Wednesday, July 14, 2010

Who But the Parents Finds This Surprising

My take on this is about the frame than the article, which is about good parents who have children that just aren't nice people with no identifiable underlying cause.

What I take issue with is this:
...the notion that some children might be the bad seeds of more or less decent parents — is hard to take.

It goes against the grain not just because it seems like such a grim and pessimistic judgment, but because it violates a prevailing social belief that people have a nearly limitless potential for change and self-improvement.

Does anyone really find it surprising that some people are just bad and that it's not the result of any outside influence? Isn't this idea central to the old nature vs. nurture debate no one bothers much with anymore? Did society move at some point to thinking absolutely everyone was capable of expressing bright and shiny goodness and I didn't notice?

I'm pretty sure society thinks the same as it always did, some people are plain rotten and it doesn't matter much why (except in how to reduce this in the future). It's not anyone's fault, just the way it is and always was. That's why we need nasty bad things like government, to help keep the nasty bad people in check. If it weren't for that, we'd all be living in a utopia of bright and shiny goodness with no need for anyone to tell all the bright and shiny good people what they should and shouldn't do.


  1. I think the frame is valid and important. It's an especially important one for mothers, who are usually the one's who are blamed or feel guilty for the failings of their children, whatever they may be. I worked on a campaign for Shaken Baby Syndrome, which is a type of child abuse in infants. It occurs when care-givers get frustrated that an infant is crying and they can't make it stop. Infant crying occurs on a bell-curve. Infants that cry more are more likely to be shaken. Infant crying patterns are a totally naturally thing that occurs in all mammals. It helps secure food and attention. Care-givers feel social pressure that they should be able to stop the crying in all cases (but mother's often think: "if you were a good mother, you would know what the baby wanted" the baby cries so much because it must have something wrong with it." Research shows that's impossible.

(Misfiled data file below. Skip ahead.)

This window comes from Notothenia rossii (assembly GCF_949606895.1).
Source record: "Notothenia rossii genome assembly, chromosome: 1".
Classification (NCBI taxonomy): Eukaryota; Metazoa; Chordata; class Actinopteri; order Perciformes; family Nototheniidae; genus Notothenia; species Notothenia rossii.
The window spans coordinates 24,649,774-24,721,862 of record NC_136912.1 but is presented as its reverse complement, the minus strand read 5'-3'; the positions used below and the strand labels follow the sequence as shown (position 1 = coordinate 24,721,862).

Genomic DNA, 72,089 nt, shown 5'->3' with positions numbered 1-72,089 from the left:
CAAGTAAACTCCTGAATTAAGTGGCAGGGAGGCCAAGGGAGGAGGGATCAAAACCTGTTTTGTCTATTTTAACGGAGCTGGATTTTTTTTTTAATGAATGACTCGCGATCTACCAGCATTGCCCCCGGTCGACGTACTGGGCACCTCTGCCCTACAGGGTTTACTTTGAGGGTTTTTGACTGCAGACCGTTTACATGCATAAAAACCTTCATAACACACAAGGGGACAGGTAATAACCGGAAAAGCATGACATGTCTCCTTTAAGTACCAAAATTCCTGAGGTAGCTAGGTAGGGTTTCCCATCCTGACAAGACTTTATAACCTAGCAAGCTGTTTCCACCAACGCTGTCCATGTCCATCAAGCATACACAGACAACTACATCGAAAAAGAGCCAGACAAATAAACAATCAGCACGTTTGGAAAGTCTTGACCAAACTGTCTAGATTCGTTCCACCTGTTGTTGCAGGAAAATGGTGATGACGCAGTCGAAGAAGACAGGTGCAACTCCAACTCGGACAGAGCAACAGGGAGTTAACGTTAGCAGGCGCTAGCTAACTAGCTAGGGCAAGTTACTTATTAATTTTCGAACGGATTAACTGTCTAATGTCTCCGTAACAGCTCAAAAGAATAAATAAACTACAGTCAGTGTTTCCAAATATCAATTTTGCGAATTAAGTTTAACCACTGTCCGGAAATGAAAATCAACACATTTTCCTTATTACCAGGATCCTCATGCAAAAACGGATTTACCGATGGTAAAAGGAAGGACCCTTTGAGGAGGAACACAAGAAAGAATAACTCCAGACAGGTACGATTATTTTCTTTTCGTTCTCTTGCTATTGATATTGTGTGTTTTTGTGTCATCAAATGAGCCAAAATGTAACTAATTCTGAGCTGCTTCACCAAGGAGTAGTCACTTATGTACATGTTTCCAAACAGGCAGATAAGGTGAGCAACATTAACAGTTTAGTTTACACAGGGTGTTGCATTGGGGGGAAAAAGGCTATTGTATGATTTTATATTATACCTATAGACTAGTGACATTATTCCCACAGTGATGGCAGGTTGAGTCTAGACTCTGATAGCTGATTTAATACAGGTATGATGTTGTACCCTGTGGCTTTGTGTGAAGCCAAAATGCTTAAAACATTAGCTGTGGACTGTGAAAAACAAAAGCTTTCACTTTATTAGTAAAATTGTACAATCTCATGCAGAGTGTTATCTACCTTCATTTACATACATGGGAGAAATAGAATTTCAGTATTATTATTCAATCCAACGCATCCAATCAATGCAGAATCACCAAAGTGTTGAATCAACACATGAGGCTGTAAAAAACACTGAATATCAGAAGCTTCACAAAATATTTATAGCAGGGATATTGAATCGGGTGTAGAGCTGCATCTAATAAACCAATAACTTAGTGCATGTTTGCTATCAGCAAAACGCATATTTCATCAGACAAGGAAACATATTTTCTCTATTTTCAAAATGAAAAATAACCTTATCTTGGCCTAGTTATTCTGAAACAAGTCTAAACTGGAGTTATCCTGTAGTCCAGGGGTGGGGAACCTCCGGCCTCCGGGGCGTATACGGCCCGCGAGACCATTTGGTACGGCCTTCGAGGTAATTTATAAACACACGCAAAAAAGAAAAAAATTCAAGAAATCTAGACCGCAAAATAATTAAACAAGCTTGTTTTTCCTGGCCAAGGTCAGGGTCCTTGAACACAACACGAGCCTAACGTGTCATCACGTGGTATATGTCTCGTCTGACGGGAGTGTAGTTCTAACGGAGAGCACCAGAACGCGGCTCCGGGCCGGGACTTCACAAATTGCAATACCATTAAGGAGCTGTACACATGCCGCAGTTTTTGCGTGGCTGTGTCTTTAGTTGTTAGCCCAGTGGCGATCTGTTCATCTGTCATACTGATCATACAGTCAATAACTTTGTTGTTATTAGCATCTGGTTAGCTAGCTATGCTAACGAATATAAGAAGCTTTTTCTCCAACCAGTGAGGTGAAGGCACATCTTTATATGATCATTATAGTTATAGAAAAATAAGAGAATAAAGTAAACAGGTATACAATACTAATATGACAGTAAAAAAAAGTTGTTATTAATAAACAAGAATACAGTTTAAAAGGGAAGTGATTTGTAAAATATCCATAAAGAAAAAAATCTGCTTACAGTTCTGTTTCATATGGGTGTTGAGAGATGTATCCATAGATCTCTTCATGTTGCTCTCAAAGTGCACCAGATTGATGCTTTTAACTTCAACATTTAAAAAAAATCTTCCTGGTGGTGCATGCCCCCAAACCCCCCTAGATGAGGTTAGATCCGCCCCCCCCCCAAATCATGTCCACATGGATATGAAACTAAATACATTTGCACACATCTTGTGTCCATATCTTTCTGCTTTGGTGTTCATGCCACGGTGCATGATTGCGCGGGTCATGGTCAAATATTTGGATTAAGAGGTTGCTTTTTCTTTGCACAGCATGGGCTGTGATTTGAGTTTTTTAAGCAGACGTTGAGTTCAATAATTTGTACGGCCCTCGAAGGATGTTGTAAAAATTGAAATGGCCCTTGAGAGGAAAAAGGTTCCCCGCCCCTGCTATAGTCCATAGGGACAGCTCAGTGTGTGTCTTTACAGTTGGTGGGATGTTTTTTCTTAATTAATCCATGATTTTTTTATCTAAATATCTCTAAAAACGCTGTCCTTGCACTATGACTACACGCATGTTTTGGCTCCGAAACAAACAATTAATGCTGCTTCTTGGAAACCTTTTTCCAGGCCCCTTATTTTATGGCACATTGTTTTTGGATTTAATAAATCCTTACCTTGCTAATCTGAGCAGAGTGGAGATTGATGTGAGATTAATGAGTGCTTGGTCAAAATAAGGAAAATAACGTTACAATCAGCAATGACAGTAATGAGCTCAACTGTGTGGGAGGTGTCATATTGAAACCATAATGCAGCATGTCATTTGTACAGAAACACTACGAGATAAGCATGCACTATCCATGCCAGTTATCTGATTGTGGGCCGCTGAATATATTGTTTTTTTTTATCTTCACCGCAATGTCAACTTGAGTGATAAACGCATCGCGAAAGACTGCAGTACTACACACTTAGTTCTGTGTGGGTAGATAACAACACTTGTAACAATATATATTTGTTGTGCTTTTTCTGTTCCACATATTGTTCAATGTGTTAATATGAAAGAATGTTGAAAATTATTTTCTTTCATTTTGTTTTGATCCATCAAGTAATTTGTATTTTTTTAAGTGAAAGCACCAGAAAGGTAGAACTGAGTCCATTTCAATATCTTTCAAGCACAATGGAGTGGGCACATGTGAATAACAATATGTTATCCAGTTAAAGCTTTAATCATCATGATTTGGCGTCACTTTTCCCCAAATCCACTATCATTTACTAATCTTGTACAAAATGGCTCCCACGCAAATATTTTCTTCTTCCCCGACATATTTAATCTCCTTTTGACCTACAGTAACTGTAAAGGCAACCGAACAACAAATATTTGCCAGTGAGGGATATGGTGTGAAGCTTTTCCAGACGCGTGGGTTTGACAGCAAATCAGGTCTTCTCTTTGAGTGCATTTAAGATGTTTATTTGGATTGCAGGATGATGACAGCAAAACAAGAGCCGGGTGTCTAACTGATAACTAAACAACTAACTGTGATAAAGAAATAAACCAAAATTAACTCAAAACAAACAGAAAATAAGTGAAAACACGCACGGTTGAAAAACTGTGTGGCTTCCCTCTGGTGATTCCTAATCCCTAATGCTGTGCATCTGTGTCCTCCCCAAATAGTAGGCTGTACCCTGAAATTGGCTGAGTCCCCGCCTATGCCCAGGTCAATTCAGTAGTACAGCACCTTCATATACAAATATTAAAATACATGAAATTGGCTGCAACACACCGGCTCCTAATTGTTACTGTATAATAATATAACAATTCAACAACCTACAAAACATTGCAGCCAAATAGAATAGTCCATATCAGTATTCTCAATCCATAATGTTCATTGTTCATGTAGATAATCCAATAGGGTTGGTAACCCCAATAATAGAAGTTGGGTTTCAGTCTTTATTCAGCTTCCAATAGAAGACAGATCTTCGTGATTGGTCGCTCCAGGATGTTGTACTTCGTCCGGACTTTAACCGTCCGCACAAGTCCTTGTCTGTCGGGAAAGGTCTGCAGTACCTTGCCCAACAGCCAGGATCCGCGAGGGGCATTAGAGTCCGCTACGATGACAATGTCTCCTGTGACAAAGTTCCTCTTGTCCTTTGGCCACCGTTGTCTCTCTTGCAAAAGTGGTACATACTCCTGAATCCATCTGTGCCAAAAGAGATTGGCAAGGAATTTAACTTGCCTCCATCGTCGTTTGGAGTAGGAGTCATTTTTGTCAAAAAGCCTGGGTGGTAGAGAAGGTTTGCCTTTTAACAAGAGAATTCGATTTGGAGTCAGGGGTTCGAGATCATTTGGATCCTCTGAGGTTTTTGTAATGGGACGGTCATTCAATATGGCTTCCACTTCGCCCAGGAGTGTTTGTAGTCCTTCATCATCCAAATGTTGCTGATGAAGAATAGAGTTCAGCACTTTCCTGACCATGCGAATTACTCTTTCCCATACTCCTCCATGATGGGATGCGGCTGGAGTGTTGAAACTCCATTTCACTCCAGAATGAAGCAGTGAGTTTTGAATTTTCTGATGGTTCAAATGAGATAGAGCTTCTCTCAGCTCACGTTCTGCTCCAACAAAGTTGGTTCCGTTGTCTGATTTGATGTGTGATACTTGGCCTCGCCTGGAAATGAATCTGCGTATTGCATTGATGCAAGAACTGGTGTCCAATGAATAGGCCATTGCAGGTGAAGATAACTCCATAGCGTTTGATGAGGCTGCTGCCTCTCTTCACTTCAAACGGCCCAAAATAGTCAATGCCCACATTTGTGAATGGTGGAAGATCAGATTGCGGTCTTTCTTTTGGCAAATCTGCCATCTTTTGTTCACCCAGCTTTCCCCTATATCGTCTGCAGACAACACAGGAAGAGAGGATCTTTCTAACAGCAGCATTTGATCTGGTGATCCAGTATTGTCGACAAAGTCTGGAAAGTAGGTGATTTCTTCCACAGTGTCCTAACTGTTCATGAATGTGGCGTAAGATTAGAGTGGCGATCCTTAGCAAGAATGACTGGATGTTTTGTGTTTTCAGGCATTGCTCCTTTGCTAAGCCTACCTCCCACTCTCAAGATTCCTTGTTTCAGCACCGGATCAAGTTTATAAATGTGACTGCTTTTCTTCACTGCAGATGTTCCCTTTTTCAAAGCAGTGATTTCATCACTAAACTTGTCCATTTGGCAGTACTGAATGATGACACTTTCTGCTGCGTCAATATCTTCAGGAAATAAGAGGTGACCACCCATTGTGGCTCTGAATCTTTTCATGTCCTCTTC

That's a little off topic, but I think this article was really to parents about their limitations. And that's good. Society has unrealistic expectations of children in many ways, which can cause depression and unhealthy behavior, even child abuse.

  2. Hmm, there are perhaps a few threads I should pull out on this. I agree the article was good, and I agree with what you said especially about too high expectations on children, but I still have some issues. I think a very effective frame was chosen, it validates the feelings of the mothers while still saying that they shouldn't blame themselves. My issue is that I think the idea that there is a prevailing social belief about limitless self-improvement is a myth, and I don't like myths. I don't think there's a social belief that parent's are mainly responsible for how their children turn out, I think society in general realizes that there are many factors the parents only being one. The specific frame, of everyone being able to improve, I think is also one that is not society wide.

    Of course, this is a little too simple. I think there is a social belief that parents are responsible for their minor children, though I consider this to be a myth as well in stronger versions (what you're saying about crying being one of these stronger versions). There may also be a prevailing social beliefs among child psychiatrists and the specific segments of the population going to child psychiatrists for this problem, that doesn't make it a general social belief.

    On the whole though, even if useful in a specific instance I think any myth is damaging on the whole because it presents an inaccurate view of the actual world and validates itself by some sort of good it causes, which makes it sticky and hard to change. I may actually do a post on myth making later today, this has got me thinking on the subject.